Perusing Google Earth’s quilt of aerial images is good for hours of stalkerish fun (Find your house! Find your ex’s house!). But every now and then, Google’s geo toy can also bend the fabric of reality—literally:
Something’s wrong with this picture…
Google reportedly got suspicious after it found that Bing’s search results replicated misspelled words from its own results, so the company decided to run a test by linking fake search results to nonsense search terms–and Bing took the bait.
“A search for ‘hiybbprqug’ on Bing returned a page about seating at a theatre in Los Angeles. As far as we know the only connection between the query and result is Google’s result page,” he said…. “We noticed that URLs from Google search results would later appear in Bing with increasing frequency,” he went on.
Cell phones will soon make a giant leap for mankind–right into outer space. In the coming year, British engineers from Surrey Satellite Technology Limited (SSTL) plan to send a cell phone into orbit to test whether cell phones are tough enough to withstand outer space, and whether they’re powerful enough to control satellites. As the BBC reports:
“Modern smartphones are pretty amazing,” said SSTL project manager Shaun Kenyon…. “They come now with processors that can go up to 1GHz, and they have loads of flash memory…. We’re not taking it apart; we’re not gutting it; we’re not taking out the printed circuit boards and re-soldering them into our satellite – we’re flying it as is,” Mr Kenyon explained.
The jury’s still out as to what cell phone model will be the world’s first orbital smartphone–but the scientists have already decided to pick one that uses Google’s Android operating system. That software is open source, allowing the engineers to tweak the phone’s functions. Not every phone, after all, comes off the shelf with the ability to navigate a nearly 12-inch-long, GPS-equipped, pulsed-plasma thruster satellite.
This morning, the company announced its first worldwide science fair for students between the ages of 13 and 18. Students can participate from anywhere by posting a write-up of their project on the Internet (Google got one high school senior from Oregon to create an example). In its announcement, Google says it hopes this project will encourage talented young scientists to pursue their ideas:
In 1996, two young computer science students, Larry Page and Sergey Brin, had a hypothesis that there was a better way to find information on the web. They did their research, tested their theories and built a search engine which (eventually) changed the way people found information online. Larry and Sergey were fortunate to be able to get their idea in front of lots of people. But how many ideas are lost because people don’t have the right forum for their talents to be discovered?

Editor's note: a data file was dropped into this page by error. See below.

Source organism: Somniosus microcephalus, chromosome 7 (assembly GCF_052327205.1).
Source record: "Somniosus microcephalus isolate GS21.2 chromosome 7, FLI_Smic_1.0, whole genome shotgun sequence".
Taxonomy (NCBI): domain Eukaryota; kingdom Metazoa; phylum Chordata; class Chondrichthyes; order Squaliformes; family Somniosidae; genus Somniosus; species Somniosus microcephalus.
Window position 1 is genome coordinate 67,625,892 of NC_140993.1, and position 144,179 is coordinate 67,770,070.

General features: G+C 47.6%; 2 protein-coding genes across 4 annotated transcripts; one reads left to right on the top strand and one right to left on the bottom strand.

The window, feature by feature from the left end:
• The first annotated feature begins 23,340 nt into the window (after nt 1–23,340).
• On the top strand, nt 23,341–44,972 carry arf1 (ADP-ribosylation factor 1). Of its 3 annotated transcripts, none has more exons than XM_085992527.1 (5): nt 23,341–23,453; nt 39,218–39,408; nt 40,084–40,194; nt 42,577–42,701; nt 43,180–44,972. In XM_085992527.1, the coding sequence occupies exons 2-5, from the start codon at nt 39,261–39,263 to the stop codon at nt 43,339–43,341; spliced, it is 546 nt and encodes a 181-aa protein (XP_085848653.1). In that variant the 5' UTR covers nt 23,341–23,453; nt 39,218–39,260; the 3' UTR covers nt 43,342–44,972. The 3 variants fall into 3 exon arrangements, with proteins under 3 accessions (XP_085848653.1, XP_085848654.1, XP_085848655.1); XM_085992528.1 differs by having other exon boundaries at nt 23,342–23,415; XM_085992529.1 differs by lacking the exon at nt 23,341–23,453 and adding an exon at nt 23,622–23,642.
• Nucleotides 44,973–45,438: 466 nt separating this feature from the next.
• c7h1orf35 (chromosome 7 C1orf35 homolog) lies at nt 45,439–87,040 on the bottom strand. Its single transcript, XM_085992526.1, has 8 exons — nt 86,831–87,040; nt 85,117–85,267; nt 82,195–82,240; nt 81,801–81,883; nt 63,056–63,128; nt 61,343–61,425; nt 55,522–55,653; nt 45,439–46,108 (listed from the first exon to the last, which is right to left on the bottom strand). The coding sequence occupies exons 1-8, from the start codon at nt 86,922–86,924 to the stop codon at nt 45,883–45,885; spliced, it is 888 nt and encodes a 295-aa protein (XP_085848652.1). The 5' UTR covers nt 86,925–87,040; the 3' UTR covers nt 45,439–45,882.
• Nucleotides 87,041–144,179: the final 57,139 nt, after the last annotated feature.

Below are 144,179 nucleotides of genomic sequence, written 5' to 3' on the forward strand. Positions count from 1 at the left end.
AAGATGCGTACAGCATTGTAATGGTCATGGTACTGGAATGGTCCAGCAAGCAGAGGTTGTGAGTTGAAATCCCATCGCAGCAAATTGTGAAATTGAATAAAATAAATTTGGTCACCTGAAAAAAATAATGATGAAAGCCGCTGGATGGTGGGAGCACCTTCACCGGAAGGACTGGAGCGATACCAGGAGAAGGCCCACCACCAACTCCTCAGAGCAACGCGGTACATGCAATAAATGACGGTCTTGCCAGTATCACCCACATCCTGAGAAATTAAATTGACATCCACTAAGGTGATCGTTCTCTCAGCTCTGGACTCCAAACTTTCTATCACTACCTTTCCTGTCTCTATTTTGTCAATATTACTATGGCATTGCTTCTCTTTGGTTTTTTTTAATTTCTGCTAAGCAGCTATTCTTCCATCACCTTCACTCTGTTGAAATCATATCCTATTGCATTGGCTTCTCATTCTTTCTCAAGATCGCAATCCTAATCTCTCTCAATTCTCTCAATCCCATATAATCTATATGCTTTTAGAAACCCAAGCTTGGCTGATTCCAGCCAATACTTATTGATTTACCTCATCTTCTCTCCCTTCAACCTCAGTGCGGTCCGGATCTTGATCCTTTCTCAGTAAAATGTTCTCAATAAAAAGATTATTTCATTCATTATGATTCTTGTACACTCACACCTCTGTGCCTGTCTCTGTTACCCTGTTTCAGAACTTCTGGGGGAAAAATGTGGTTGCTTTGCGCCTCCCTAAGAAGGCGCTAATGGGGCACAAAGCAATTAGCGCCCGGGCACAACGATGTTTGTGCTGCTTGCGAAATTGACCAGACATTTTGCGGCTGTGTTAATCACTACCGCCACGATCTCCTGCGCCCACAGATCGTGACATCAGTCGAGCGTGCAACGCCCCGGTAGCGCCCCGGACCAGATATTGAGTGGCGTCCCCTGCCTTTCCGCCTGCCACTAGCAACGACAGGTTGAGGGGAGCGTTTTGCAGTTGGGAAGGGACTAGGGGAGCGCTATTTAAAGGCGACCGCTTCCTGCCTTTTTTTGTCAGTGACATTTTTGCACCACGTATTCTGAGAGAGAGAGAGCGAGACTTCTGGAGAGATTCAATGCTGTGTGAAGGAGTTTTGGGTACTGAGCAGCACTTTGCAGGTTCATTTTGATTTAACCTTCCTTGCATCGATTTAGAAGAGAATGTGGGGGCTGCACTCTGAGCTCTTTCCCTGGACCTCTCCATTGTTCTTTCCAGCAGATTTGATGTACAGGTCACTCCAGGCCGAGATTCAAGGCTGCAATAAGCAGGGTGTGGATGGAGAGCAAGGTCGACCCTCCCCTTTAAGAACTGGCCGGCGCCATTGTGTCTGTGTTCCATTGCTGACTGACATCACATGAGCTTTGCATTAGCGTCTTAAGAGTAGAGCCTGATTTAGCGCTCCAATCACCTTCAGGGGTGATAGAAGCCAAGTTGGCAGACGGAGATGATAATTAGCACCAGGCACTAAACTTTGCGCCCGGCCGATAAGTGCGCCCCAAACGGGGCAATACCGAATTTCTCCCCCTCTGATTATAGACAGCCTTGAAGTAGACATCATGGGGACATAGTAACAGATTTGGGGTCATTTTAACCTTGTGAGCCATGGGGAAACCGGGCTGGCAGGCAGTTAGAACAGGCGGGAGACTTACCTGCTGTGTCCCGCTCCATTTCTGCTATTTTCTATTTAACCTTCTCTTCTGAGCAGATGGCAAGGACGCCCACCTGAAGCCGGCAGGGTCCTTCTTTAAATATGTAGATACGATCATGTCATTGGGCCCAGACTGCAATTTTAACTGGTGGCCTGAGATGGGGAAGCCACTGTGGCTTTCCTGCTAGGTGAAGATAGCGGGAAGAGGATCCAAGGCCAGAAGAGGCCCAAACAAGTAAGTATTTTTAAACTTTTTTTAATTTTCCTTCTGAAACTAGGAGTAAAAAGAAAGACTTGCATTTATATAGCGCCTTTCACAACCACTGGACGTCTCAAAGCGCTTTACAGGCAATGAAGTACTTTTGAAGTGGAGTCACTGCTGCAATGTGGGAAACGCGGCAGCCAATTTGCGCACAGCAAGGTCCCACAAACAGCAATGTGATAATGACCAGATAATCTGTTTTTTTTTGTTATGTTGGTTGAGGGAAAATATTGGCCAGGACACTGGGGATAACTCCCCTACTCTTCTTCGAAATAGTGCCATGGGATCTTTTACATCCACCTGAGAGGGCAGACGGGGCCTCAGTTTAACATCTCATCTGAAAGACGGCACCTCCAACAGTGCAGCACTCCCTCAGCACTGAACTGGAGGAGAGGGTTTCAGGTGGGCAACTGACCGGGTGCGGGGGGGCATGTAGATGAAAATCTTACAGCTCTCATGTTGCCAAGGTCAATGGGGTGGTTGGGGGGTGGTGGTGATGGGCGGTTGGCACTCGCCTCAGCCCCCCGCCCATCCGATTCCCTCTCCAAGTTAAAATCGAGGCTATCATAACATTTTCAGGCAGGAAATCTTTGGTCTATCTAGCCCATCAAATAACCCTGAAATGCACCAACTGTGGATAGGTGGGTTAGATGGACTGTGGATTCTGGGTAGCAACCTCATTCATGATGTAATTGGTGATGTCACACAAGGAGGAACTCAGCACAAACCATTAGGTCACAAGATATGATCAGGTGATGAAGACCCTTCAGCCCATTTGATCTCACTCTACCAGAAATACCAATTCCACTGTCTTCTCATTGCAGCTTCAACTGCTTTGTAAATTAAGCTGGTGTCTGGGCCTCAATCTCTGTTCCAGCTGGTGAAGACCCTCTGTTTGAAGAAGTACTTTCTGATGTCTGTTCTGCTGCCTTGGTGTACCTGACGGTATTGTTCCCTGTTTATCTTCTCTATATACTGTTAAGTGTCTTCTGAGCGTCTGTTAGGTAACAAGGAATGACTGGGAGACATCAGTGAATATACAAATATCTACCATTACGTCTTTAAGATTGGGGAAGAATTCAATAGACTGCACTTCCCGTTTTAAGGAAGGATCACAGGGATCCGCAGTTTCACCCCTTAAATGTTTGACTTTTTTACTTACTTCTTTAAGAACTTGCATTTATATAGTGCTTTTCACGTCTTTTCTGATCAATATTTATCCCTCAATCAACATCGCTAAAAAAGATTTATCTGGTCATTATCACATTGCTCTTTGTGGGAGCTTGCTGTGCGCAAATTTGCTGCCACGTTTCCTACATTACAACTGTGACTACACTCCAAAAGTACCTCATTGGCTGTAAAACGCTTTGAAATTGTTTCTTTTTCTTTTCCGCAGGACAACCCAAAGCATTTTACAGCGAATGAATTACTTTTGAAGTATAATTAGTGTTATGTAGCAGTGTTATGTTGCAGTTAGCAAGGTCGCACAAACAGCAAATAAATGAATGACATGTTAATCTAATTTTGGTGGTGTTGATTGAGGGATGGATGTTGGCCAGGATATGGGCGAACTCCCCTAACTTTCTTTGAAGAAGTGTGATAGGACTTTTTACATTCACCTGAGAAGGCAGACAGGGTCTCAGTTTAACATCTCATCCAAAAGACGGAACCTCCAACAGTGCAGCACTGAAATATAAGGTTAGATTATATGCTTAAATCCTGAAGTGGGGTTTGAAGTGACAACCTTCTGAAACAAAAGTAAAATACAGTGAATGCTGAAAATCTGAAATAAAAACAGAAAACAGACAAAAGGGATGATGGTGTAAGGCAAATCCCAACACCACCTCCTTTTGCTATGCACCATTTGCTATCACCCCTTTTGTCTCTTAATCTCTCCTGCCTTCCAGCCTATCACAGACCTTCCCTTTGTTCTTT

This science fair sounds fancier than your average high school competition–prizes include a trip to the Galapagos and a jaunt to the physics mecca, CERN. We’ll be keeping an eye on the contest as it progresses to the final round of judging in July, which will take place at Google headquarters. See the science fair’s official site for info on how to enter and more.
As a goofy celebration of the inaugural event, Google commissioned a delightful Rube Goldberg machine from Syyn Labs, the same fine folks who made OK Go’s extravagant Rube Goldberg contraption.
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In a great convergence of old and new, Google and the Israel Antiquities Authority are teaming up to digitize the millennia-old Dead Sea Scrolls.
The scrolls are the oldest known surviving biblical texts, created between 150 BC and 79 AD. They are written in Hebrew, Aramaic, and Greek and include nearly every book of the Old Testament (except the Book of Esther), and several other religious texts.
The scrolls have been tightly guarded because of their delicate nature. Only two scholars are allowed to study the scrolls at a time, which are held in a room where temperature, light, and humidity are all carefully controlled. Public access to the writings will change how they are studied, Rob Enderle told Computer World:
“This is information few have ever seen and a piece of our oldest written history,” said Rob Enderle, an analyst with the Enderle Group. “What makes this epic is that it could be important for generations of religious scholars. This is a project that could have an impact on thousands of years in the future. There are few projects that have that kind of life expectancy.”
Google’s expansion of its Street View project to all seven continents has the sweet reward of allowing you to visit Antarctica while sitting on your couch in your leopard-print snuggie. (They also filled in the holes of Ireland and Brazil, but much as we love those countries, Antarctica is still more exciting.)